PRO:

  • Stable and fast firmware
  • XBMC 13? pre-installed with many add-ons for Live TV, movies, series, etc…
  • Blu-Ray ISO and 4K video playback
  • 1080p user interface, 4K video output up to 30 fps supported
  • Good Ethernet performance (60 Mbps video playback OK), and decent Wi-Fi performance
  • Good video formats/codecs support in XBMC
  • USB webcam works with Skype and Google Hangouts

CONS:

  • No power button
  • Potential black screen issues with Rippl-TV launcher. Fixable with “Clear Data” or “Clear Cache” in Android settings.
  • Rippl-TV / XBMC Issues: Last video frame sometimes shown in XBMC user interface, and sometimes changing the View Mode (16:9 Stretch, Zoom, Original…) as no effect.
  • OTA firmware update not supported.
  • Relatively slow boot time (90+ seconds)
  • Some 3D games, such as Riptide GP2, may freeze after a while. Common to other platforms using Mali-450MP GPU.
  • Sony Sixaxis game controller are not recognized
  • More expensive than other Amlogic S802 boxes with similar hardware features.

Shenzhen Tomato provided the sample for review, and if you want to buy in quantity, you can contact them via rippl-tv.com. Individuals can purchase Rippl-TV for $139.90 on Amazon and Aliexpress plus shipping.

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Applied Micro X-Gene (64-bit ARM) vs Intel Xeon (64-bit x86) Performance and Power Usage

October 26th, 2014 5 comments

A group of researcher at CERN have evaluated Applied Micro X-Gene 1 64-bit ARM XC-1 development board against Intel Xeon E5-2650 and Xeon Phi SE10/7120 systems, and one of them, David Abdurachmanov, presented their findings at ACAT’ 14 conference (Advanced Computing and Analysis Techniques) by listing some of the issues they had to port their software to 64-bit ARM, and performance efficiency of the three systems for data processing of High Energy Physics (HEP) experiments like those at the Large Hadron Collider (LHC), where performance-per-watt is important, as computing systems may scale to several hundred thousands cores.

HEP_Test_Systems_X-Gene_Intel_Xeon
Intel Xeon Phi platform based on Many Integrated Cores (MIC) computer architecture was launched the HPC market, and contrary to the table above features 61 physical cores. Applied X-Gene 1 (40nm process) was used instead of X-Gene 2 built on 28-nm process which was not available at the time. The ARM platform ran Fedora 19, whereas the Intel processor used Scientific Linux CERN 6.5.

The researchers run the CERN’s CMSSW applications for testing. Let’s jump to the results.

AOM_X-Gene_1_vs_Intel_XeonAs expected Intel Xeon processor and Phi coprocessor both have more performance than X-Gene 1 ARM SoC.

X-Gene_Intel_Xeon_Phi_Performance_Per_WattHowever, when it comes to performance-per-watt, APM X-Gene 1 is clearly ahead of Intel Xeon E5-2650 and there’s no comparison against Xeon Phi systems.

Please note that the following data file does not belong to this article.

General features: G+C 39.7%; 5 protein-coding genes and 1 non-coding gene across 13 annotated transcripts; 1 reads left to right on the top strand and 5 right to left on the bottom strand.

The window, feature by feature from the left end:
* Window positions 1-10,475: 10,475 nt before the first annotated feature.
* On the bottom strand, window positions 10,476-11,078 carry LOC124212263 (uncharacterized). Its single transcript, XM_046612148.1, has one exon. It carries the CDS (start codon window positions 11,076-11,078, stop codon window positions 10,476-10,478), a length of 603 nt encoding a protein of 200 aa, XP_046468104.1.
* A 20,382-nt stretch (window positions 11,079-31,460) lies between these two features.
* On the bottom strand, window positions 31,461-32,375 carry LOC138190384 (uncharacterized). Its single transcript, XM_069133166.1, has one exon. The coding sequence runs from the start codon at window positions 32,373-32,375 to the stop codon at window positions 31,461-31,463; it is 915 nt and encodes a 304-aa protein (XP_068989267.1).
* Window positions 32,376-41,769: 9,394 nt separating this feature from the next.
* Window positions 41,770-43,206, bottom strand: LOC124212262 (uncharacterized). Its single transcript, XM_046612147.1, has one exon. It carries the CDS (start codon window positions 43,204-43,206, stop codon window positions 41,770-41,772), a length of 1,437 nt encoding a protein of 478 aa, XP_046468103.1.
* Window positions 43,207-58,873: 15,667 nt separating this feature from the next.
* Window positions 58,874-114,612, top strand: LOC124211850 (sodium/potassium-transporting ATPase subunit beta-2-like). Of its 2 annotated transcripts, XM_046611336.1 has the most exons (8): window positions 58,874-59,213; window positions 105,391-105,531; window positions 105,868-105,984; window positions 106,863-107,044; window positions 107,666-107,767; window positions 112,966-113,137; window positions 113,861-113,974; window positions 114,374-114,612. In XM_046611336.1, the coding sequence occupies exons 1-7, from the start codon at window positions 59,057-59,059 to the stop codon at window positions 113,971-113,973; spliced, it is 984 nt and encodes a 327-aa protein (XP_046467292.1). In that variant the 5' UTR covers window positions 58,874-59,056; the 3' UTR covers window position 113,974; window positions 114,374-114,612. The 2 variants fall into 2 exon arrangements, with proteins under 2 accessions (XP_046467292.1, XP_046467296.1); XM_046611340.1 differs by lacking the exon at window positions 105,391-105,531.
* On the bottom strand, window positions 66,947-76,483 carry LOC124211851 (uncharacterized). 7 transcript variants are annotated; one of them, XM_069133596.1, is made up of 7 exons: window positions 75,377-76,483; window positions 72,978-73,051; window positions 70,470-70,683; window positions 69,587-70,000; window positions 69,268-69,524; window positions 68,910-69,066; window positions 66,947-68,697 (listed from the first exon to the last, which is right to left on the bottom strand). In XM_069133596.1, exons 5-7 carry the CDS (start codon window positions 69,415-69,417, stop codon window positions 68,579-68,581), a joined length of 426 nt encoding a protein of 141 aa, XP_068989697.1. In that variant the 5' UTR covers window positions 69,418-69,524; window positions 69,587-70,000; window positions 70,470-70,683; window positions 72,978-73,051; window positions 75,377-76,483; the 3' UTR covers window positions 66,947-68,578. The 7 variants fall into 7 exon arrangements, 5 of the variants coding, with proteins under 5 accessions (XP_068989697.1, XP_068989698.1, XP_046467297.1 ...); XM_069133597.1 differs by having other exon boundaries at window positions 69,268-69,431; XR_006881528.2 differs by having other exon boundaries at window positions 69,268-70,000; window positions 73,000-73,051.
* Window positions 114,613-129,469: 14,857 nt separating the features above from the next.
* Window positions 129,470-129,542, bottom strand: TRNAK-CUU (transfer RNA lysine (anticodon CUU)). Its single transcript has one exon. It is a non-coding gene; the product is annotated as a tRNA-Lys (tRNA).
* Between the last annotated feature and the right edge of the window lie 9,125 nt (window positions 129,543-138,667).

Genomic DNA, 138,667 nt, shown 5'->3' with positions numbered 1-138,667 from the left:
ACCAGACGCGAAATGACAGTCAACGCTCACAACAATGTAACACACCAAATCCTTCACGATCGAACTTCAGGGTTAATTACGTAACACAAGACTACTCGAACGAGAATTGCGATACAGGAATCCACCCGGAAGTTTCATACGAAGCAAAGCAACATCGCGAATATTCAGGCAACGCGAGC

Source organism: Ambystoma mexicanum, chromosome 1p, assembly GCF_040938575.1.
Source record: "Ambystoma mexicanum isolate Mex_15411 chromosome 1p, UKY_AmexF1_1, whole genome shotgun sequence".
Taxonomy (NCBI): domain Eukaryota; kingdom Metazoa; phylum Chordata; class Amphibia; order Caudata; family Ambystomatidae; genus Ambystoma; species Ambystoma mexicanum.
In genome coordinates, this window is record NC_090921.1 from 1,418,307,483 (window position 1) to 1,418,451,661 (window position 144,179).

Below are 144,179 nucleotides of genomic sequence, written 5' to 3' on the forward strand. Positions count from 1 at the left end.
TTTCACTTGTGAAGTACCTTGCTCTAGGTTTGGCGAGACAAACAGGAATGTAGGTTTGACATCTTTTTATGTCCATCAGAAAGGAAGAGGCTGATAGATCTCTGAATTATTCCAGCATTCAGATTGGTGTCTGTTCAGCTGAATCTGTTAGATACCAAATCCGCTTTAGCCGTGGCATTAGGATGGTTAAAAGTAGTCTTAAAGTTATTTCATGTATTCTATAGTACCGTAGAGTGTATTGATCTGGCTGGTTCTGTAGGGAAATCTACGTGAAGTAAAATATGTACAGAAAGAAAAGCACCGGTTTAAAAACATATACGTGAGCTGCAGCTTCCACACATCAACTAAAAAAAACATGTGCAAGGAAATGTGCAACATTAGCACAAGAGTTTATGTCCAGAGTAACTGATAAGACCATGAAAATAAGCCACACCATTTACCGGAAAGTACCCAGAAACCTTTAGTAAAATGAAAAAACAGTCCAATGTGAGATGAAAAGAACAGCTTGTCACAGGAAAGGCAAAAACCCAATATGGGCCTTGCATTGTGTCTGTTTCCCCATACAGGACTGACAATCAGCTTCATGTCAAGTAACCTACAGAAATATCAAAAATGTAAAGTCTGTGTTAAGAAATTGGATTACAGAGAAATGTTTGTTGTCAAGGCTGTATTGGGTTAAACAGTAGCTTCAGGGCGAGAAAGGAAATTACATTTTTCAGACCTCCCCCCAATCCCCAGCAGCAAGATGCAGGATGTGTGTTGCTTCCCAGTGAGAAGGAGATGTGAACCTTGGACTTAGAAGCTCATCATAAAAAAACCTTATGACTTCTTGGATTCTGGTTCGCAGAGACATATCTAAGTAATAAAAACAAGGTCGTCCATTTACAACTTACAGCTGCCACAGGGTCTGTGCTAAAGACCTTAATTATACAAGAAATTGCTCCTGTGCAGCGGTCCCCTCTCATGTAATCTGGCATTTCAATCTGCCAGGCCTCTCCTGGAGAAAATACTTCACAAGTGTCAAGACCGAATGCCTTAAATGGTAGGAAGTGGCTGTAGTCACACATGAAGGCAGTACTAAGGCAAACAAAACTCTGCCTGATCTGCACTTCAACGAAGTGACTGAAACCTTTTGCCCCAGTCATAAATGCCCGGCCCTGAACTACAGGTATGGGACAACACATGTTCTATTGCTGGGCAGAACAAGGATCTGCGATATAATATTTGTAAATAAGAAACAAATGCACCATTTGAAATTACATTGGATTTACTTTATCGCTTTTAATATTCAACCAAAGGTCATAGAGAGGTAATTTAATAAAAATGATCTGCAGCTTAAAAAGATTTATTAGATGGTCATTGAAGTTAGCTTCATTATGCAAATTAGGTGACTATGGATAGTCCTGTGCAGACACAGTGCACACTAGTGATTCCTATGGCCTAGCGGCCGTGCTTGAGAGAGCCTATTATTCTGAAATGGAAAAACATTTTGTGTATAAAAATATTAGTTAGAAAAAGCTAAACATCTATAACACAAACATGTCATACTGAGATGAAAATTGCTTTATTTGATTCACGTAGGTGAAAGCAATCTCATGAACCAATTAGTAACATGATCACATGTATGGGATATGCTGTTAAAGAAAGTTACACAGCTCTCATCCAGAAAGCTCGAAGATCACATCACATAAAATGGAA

The conclusion of the report reads as follows:

We have built the software used by the CMS experiment at CERN, as well as portions of the OSG software stack, for ARMv8 64-bit. It has been made available in the official CMS software package repository and via the CVMFS distributed file system used by Grid sites.

Our initial validation has demonstrated that APM X-Gene 1 Server-on-Chip ARMv8 64-bit solution is a relevant and potentially interesting platform for heterogeneous high-density computing. In the absence of platform specific optimizations in the ARMv8 64-bit GCC compiler used, APM X-Gene 1 shows excellent promise that the APM X-Gene hardware will be a valid competitor to Intel Xeon in term of power efficiency as the software evolves. However, Intel Xeon Phi is a completely different category of product. As APM X-Gene 2 is being sampled right now, built on the TMSC 28nm process, we look forward to extending our work to include it into our comparison.

You can read the full report “Heterogeneous High Throughput Scientific Computing with APM X-Gene and Intel Xeon Phi” for details.

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LG NUCLUN Octa-core ARM SoC Powers G3 Screen Smartphone

October 25th, 2014 5 comments

LG has been making mobile devices since 1997, has entered the smartphone market in 2010, and they’ve now decided to foray into mobile SoC, with their very first SoC being an octa-core Cortex A15/A7 processor called NUCLUN, and found in their latest G3 Screen smartphone running Android 4.4.4.

LG_G3_Screen_NUCLUN_Processor

Details about NUCLUN processor are sparse, but the company did provide some specifications for LG G3 Screen smartphone:

  • SoC – LG NUCLUN (LG7111) Octa-Core big.LITTLE processor with four ARM Cortex A15 cores @ 1.5GHz, four ARM Cortex A7 cores @ 1.2GHz.
  • System Memory – 2GB RAM
  • Storage – 32GB  eMMC + MicroSD slot
  • Display – 5.9″ Full HD IPS touchscreen
  • Camera – 13MP OIS+ rear camera, 2.1MP front-facing camera
  • Network – LTE-A Cat.6 for up to 225Mbps download speed.
  • Battery – 3,000mAh
  • Dimensions – 157.8x 81.8x 9.5mm
  • Weight – 182g

The phone,  also codenamed as LG Liger F490L, F490K or F490S (depending on carrier) , runs Android 4.4.4 KitKat on top of Linux 3.10.40+. The GPU was not listed, but based on some CPU-Z screenshots a PowerVR GPU (Series 6?) is used in NUCLUN. The firmware may not be optimized for performance just yet, as Antutu 5.1.5 score is just 25,460 points.

LG_G3_Screen_CPU-Z_Antutu

LG G3 Screen will only be available later this week in Korea, but price has not been disclosed yet.

Via Liliputing, GSMArea, and kenhcongnghe